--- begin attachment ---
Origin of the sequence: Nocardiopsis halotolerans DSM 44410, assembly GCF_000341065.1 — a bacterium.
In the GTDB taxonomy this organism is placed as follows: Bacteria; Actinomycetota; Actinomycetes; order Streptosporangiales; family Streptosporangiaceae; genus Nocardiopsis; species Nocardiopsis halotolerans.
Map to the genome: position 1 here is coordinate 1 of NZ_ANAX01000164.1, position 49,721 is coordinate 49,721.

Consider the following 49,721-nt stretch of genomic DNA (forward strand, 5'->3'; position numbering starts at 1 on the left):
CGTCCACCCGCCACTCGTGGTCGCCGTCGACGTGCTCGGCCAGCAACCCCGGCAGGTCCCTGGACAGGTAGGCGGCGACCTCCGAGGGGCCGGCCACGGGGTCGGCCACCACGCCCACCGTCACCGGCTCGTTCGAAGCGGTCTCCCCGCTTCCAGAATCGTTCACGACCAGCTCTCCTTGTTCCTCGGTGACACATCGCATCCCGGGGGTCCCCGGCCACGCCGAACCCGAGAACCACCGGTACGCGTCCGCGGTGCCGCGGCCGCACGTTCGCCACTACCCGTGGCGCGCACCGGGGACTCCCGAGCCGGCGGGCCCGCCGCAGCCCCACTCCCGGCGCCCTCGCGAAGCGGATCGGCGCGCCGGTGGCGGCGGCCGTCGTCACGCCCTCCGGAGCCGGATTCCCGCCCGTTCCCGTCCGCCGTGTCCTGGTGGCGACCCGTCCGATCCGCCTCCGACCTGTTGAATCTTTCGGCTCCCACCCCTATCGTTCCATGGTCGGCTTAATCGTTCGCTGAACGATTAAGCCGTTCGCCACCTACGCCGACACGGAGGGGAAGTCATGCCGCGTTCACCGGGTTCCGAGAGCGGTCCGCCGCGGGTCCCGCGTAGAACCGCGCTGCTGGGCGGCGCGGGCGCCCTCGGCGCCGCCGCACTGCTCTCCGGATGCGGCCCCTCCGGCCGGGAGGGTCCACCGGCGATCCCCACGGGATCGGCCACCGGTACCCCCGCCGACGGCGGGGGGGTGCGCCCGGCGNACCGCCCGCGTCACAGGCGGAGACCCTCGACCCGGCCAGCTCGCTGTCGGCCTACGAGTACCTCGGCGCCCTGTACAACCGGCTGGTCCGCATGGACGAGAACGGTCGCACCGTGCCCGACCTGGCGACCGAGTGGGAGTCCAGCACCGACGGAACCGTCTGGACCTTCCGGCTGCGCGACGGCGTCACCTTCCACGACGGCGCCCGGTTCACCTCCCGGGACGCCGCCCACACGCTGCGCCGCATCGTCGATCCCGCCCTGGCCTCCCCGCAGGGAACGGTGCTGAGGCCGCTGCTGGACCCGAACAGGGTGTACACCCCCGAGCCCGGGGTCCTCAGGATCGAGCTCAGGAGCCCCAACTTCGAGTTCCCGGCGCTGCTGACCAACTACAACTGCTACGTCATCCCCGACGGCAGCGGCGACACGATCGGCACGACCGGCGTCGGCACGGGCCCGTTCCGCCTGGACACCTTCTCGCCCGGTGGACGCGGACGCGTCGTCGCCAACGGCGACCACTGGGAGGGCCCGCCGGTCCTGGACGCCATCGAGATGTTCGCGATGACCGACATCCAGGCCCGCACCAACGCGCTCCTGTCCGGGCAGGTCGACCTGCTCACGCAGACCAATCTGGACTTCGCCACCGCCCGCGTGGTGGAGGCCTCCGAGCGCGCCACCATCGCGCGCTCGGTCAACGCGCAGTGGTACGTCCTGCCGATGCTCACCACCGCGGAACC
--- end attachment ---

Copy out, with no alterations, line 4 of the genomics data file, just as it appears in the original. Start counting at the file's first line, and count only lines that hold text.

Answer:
Consider the following 49,721-nt stretch of genomic DNA (forward strand, 5'->3'; position numbering starts at 1 on the left):